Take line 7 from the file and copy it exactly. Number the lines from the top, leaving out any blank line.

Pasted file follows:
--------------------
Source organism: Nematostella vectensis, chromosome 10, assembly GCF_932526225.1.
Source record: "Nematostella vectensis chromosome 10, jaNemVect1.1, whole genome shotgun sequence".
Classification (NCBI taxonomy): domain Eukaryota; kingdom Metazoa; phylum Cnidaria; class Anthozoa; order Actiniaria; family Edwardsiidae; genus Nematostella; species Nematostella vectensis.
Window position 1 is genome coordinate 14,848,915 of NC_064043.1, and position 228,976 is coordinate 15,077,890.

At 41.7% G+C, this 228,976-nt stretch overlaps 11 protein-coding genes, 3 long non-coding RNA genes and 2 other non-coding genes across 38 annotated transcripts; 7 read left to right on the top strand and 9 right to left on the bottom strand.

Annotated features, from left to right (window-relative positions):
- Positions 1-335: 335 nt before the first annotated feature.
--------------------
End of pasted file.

- Positions 1-335: 335 nt before the first annotated feature.